This file is distributed FREE OF CHARGE by the publisher Quick Reference Handbooks and the author. Quick Reference ebook Click on Contents or Index in the left panel to locate a topic. The math facts listed
More informationTennessee Mathematics Standards 20092010 Implementation. Grade Six Mathematics. Standard 1 Mathematical Processes
Tennessee Mathematics Standards 20092010 Implementation Grade Six Mathematics Standard 1 Mathematical Processes GLE 0606.1.1 Use mathematical language, symbols, and definitions while developing mathematical
More informationMath. MCC6.RP.1 Understand the concept of a ratio and use
MCC6.RP.1 Understand the concept of a ratio and use ratio language to describe a ratio relationship between two quantities. For example, The ratio of wings to beaks in the bird house at the zoo was 2:1,
More informationHigher Education Math Placement
Higher Education Math Placement Placement Assessment Problem Types 1. Whole Numbers, Fractions, and Decimals 1.1 Operations with Whole Numbers Addition with carry Subtraction with borrowing Multiplication
More informationMathematics Scope and Sequence, K8
Standard 1: Number and Operation Goal 1.1: Understands and uses numbers (number sense) Mathematics Scope and Sequence, K8 Grade Counting Read, Write, Order, Compare Place Value Money Number Theory K Count
More informationTopic: Number Line. How do we use the EV3 robot s number line program to help us understand the addition and subtraction of integer equations?
Topic: Number Line Teachers: Laura Scarfogliero, Illana Gagliardi & Dawn Ramirez Genre: Math Unit: Integers Grade Level: 6th grade Estimated Duration: 1 2 single period Essential Question (Domain 1: Planning
More information1.6 The Order of Operations
1.6 The Order of Operations Contents: Operations Grouping Symbols The Order of Operations Exponents and Negative Numbers Negative Square Roots Square Root of a Negative Number Order of Operations and Negative
More informationGlencoe. correlated to SOUTH CAROLINA MATH CURRICULUM STANDARDS GRADE 6 33, 58 84, 87 16, 49
Glencoe correlated to SOUTH CAROLINA MATH CURRICULUM STANDARDS GRADE 6 STANDARDS 68 Number and Operations (NO) Standard I. Understand numbers, ways of representing numbers, relationships among numbers,
More informationEQUATIONS and INEQUALITIES
EQUATIONS and INEQUALITIES Linear Equations and Slope 1. Slope a. Calculate the slope of a line given two points b. Calculate the slope of a line parallel to a given line. c. Calculate the slope of a line
More informationThe Distributive Property
The Distributive Property Objectives To recognize the general patterns used to write the distributive property; and to mentally compute products using distributive strategies. www.everydaymathonline.com
More informationPrentice Hall Mathematics: Algebra 1 2007 Correlated to: Michigan Merit Curriculum for Algebra 1
STRAND 1: QUANTITATIVE LITERACY AND LOGIC STANDARD L1: REASONING ABOUT NUMBERS, SYSTEMS, AND QUANTITATIVE SITUATIONS Based on their knowledge of the properties of arithmetic, students understand and reason
More informationComposing and Decomposing Whole Numbers
Grade 2 Mathematics, Quarter 1, Unit 1.1 Composing and Decomposing Whole Numbers Overview Number of instructional days: 10 (1 day = 45 60 minutes) Content to be learned Demonstrate understanding of mathematical
More informationCommon Core State Standards for Mathematics Accelerated 7th Grade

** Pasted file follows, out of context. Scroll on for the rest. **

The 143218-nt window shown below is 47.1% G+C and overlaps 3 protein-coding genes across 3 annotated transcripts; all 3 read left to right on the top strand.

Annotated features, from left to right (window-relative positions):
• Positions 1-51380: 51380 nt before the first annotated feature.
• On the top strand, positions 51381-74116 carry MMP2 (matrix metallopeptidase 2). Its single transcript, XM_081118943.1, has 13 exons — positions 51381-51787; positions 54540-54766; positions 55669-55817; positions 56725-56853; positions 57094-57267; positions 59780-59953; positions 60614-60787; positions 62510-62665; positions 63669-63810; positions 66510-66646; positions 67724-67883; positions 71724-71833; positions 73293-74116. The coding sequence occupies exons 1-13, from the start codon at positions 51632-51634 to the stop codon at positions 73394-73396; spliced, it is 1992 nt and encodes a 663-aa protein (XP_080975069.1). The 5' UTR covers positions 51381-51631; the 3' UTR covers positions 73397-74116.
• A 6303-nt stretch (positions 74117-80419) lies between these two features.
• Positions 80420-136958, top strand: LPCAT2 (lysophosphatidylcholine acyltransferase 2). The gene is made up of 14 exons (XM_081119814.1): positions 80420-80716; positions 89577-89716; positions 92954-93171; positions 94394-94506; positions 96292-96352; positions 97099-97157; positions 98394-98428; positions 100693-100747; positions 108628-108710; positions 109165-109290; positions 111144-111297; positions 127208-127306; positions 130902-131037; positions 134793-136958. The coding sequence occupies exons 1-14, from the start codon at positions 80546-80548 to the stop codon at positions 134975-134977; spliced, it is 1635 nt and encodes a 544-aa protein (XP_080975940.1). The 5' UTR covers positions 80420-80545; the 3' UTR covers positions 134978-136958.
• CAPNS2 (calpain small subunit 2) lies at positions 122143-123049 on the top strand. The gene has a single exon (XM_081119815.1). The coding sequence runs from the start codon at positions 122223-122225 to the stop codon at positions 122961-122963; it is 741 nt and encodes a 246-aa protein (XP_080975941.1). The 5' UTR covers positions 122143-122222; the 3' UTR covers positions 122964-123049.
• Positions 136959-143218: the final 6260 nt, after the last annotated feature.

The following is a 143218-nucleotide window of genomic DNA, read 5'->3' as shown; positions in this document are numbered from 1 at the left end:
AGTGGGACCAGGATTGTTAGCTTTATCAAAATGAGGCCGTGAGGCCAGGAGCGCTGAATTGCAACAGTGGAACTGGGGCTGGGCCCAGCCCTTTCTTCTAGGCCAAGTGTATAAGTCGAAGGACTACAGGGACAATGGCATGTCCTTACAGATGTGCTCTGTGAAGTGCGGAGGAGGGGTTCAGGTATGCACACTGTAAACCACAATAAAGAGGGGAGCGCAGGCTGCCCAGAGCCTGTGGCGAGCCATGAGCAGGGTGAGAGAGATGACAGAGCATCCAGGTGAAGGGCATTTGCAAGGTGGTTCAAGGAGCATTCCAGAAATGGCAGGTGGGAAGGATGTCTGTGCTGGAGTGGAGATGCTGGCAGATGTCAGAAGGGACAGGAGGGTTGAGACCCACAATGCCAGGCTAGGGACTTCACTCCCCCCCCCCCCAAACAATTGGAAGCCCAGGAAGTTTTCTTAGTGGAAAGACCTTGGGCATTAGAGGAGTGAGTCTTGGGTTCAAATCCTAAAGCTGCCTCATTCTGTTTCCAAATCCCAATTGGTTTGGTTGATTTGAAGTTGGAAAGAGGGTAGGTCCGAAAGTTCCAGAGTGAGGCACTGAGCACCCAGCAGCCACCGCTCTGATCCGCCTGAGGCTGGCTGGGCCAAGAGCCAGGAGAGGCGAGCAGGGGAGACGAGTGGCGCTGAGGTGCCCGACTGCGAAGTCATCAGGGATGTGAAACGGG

A Correlation of 2013 To the to the Introduction This document demonstrates how Mathematics Accelerated Grade 7, 2013, meets the. Correlation references are to the pages within the Student Edition. Meeting
More informationOperations and Algebraic Thinking Represent and solve problems involving addition and subtraction. Add and subtract within 20. MP.
Performance Assessment Task Incredible Equations Grade 2 The task challenges a student to demonstrate understanding of concepts involved in addition and subtraction. A student must be able to understand
More informationSection 1.5 Exponents, Square Roots, and the Order of Operations
Section 1.5 Exponents, Square Roots, and the Order of Operations Objectives In this section, you will learn to: To successfully complete this section, you need to understand: Identify perfect squares.
More informationGrade 6 Mathematics Performance Level Descriptors
Limited Grade 6 Mathematics Performance Level Descriptors A student performing at the Limited Level demonstrates a minimal command of Ohio s Learning Standards for Grade 6 Mathematics. A student at this
More informationVISUAL ALGEBRA FOR COLLEGE STUDENTS. Laurie J. Burton Western Oregon University
VISUAL ALGEBRA FOR COLLEGE STUDENTS Laurie J. Burton Western Oregon University VISUAL ALGEBRA FOR COLLEGE STUDENTS TABLE OF CONTENTS Welcome and Introduction 1 Chapter 1: INTEGERS AND INTEGER OPERATIONS
More informationPocantico Hills School District Grade 1 Math Curriculum Draft
Pocantico Hills School District Grade 1 Math Curriculum Draft Patterns /Number Sense/Statistics Content Strands: Performance Indicators 1.A.1 Determine and discuss patterns in arithmetic (what comes next
More informationGrade 1 and 2: Basic Addition and Subtraction Facts Series 2: First and Second Grade
Grade 1 and 2: Basic Addition and Subtraction Facts Series 2: First and Second Grade Texas Essential Knowledge and Skills (TEKS): (1.3) Number, operation and quantitative reasoning. The student recognizes
More informationNew York State Mathematics Content Strands, Grade 6, Correlated to Glencoe MathScape, Course 1 and Quick Review Math Handbook Book 1
New York State Mathematics Content Strands, Grade 6, Correlated to Glencoe MathScape, Course 1 and The lessons that address each Performance Indicator are listed, and those in which the Performance Indicator
More information3 rd Grade Mathematics
3 rd Grade Mathematics Unit #3 : Relating Area to Multiplication and Division Pacing: 29 Days Unit Overview In this unit, students extend their understanding of multiplication and division (Unit 2) by
More informationMcDougal Littell California:
McDougal Littell California: PreAlgebra Algebra 1 correlated to the California Math Content s Grades 7 8 McDougal Littell California PreAlgebra Components: Pupil Edition (PE), Teacher s Edition (TE),
More information